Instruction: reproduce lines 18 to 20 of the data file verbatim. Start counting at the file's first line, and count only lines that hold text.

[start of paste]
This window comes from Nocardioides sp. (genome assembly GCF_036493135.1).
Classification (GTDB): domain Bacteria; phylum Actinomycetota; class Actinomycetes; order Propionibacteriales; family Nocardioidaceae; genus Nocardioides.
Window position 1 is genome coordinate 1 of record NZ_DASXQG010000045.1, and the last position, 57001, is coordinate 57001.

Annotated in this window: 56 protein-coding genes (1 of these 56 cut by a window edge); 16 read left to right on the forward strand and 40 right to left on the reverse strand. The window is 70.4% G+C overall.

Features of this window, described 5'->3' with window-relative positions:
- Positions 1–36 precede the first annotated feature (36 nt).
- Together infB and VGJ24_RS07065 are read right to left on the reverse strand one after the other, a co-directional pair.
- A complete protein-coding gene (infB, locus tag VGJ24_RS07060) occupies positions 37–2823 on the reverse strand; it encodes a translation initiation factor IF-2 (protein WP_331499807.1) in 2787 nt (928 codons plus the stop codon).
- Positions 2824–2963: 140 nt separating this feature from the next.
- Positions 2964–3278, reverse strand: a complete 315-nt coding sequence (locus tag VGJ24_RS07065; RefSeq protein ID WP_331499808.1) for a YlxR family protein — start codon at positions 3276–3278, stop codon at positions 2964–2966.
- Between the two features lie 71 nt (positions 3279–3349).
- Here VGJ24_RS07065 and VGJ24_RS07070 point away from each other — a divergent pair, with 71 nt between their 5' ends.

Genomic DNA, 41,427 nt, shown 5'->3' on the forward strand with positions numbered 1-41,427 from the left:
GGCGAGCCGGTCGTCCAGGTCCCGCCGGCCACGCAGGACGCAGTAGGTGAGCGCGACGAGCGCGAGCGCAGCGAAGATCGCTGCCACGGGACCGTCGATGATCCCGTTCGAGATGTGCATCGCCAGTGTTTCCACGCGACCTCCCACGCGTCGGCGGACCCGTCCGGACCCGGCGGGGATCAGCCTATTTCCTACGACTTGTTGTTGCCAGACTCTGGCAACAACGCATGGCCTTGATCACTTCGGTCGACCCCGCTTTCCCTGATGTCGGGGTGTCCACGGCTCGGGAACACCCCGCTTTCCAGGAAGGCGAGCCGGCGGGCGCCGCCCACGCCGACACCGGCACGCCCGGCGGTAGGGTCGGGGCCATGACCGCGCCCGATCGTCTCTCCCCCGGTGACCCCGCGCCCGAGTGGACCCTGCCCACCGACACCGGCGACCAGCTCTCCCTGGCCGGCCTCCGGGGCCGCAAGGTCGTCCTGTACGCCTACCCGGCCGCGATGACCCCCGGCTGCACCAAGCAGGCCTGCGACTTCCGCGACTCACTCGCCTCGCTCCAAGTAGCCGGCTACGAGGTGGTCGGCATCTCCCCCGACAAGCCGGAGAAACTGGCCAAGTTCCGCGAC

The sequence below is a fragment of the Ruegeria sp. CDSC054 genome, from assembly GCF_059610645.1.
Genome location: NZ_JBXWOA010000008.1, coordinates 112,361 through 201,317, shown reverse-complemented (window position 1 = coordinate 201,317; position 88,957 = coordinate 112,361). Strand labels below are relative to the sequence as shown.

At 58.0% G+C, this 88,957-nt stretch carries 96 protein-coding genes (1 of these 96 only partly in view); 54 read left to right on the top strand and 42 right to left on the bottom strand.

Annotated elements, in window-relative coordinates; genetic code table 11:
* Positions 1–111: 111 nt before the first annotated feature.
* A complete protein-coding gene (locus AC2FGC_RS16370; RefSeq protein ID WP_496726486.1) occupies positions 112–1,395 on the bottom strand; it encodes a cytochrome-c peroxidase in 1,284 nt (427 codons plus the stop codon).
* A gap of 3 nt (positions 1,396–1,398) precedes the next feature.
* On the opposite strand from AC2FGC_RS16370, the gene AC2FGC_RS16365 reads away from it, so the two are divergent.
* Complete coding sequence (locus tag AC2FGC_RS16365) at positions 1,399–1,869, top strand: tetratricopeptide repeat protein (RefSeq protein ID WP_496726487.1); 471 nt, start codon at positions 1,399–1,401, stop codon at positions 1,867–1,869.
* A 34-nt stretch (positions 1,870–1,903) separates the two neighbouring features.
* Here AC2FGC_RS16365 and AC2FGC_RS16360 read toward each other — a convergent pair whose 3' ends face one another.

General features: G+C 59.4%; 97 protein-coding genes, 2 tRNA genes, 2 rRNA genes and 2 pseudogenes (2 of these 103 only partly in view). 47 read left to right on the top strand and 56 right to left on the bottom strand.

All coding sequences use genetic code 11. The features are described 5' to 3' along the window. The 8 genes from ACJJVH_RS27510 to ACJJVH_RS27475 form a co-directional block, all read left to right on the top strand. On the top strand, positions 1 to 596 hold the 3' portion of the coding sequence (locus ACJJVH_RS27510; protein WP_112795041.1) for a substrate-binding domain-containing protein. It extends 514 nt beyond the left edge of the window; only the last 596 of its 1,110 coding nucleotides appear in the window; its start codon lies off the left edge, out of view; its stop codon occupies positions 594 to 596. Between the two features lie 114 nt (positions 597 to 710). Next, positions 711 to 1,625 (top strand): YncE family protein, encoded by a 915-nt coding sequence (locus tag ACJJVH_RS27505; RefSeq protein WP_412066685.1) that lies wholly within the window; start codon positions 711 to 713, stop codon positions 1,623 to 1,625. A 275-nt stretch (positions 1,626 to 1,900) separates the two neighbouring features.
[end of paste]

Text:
Annotated elements, in window-relative coordinates; genetic code table 11:
* Positions 1–111: 111 nt before the first annotated feature.
* A complete protein-coding gene (locus AC2FGC_RS16370; RefSeq protein ID WP_496726486.1) occupies positions 112–1,395 on the bottom strand; it encodes a cytochrome-c peroxidase in 1,284 nt (427 codons plus the stop codon).